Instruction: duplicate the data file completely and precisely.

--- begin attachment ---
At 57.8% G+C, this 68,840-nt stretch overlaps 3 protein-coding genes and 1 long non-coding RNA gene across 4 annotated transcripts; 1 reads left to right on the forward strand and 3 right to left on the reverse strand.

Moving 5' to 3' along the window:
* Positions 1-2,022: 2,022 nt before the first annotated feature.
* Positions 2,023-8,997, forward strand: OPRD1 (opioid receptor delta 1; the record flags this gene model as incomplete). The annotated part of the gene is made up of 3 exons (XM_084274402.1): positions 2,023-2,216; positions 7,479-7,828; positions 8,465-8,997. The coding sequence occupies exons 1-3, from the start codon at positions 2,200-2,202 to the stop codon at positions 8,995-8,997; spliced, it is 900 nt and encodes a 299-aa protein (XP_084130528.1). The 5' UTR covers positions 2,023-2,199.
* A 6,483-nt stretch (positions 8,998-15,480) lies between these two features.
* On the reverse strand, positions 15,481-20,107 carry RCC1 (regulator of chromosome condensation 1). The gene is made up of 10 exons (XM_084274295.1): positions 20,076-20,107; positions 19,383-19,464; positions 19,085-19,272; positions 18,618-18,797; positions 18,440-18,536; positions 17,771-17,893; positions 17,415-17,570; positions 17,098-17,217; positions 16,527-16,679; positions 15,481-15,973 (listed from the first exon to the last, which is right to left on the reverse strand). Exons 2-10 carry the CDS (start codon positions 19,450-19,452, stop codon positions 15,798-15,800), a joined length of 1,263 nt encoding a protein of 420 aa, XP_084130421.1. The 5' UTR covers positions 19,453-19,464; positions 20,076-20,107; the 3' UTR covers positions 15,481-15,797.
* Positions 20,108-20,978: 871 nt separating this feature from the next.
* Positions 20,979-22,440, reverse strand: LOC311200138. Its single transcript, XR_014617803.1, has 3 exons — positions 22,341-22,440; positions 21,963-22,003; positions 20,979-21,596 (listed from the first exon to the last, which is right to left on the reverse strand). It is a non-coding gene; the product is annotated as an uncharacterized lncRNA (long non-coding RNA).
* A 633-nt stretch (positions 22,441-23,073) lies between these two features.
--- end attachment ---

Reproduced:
At 57.8% G+C, this 68,840-nt stretch overlaps 3 protein-coding genes and 1 long non-coding RNA gene across 4 annotated transcripts; 1 reads left to right on the forward strand and 3 right to left on the reverse strand.

Moving 5' to 3' along the window:
* Positions 1-2,022: 2,022 nt before the first annotated feature.
* Positions 2,023-8,997, forward strand: OPRD1 (opioid receptor delta 1; the record flags this gene model as incomplete). The annotated part of the gene is made up of 3 exons (XM_084274402.1): positions 2,023-2,216; positions 7,479-7,828; positions 8,465-8,997. The coding sequence occupies exons 1-3, from the start codon at positions 2,200-2,202 to the stop codon at positions 8,995-8,997; spliced, it is 900 nt and encodes a 299-aa protein (XP_084130528.1). The 5' UTR covers positions 2,023-2,199.
* A 6,483-nt stretch (positions 8,998-15,480) lies between these two features.
* On the reverse strand, positions 15,481-20,107 carry RCC1 (regulator of chromosome condensation 1). The gene is made up of 10 exons (XM_084274295.1): positions 20,076-20,107; positions 19,383-19,464; positions 19,085-19,272; positions 18,618-18,797; positions 18,440-18,536; positions 17,771-17,893; positions 17,415-17,570; positions 17,098-17,217; positions 16,527-16,679; positions 15,481-15,973 (listed from the first exon to the last, which is right to left on the reverse strand). Exons 2-10 carry the CDS (start codon positions 19,450-19,452, stop codon positions 15,798-15,800), a joined length of 1,263 nt encoding a protein of 420 aa, XP_084130421.1. The 5' UTR covers positions 19,453-19,464; positions 20,076-20,107; the 3' UTR covers positions 15,481-15,797.
* Positions 20,108-20,978: 871 nt separating this feature from the next.
* Positions 20,979-22,440, reverse strand: LOC311200138. Its single transcript, XR_014617803.1, has 3 exons — positions 22,341-22,440; positions 21,963-22,003; positions 20,979-21,596 (listed from the first exon to the last, which is right to left on the reverse strand). It is a non-coding gene; the product is annotated as an uncharacterized lncRNA (long non-coding RNA).
* A 633-nt stretch (positions 22,441-23,073) lies between these two features.